I have to say that I was amazed and saddened when I first came to HubPages, thinking that there would be writers here with a love and understanding of our common language, but I arrived, only to find that many only have the most rudimentary grasp of such.

      I tend to be a Grammar Nazi, myself, but I also find it difficult to read text full of grammatical, spelling and punctuation errors without wanting to snap and snarl; telling the perpetrators exactly what I think of there scribblings. Many’s the time I have wanted to say (or to write) to someone and tell them that I wouldn’t have accepted work of that standard from nine, ten and eleven year olds when I was teaching.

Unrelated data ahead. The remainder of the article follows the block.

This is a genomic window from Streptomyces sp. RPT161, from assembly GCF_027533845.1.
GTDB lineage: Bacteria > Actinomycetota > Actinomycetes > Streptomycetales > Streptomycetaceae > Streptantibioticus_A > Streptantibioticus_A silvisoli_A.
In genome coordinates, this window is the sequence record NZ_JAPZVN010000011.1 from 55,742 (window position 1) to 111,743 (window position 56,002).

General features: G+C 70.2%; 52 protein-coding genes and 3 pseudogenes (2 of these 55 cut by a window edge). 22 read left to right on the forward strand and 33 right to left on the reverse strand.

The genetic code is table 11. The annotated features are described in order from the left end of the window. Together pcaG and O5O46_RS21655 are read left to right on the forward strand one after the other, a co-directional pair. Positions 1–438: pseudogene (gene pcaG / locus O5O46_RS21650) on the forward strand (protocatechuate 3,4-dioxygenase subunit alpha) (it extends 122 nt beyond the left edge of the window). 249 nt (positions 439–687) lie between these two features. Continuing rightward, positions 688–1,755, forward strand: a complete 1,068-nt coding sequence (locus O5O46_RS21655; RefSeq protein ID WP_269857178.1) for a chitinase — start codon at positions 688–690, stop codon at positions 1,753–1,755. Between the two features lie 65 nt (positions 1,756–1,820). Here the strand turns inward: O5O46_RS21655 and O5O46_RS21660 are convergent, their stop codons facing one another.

Hey ho! Maybe I have developed some kind bones at my advanced age.

      Many people make typos, and I am one of the worst, but at least, if I haven’t posted my comments too quickly, I hope I know, and have known, what and where I have erred.

    • annart profile image

      Ann Carr 

      3 years ago from SW England

      Yes, I do make allowances when I know the writer is not a native English speaker; I've taught foreign students and understand the problems! You're absolutely right.

    • RachaelLefler profile imageAUTHOR

      Rachael Lefler 

      3 years ago from Illinois

      When you read a lot of hubs, you end up noticing a lot of errors, and I don't usually like to point out too many because new and non-native English writers might feel discouraged, but at the same time, it kind of wears on one to see so many hubs that just absolutely mangle one's beloved mother tongue. :)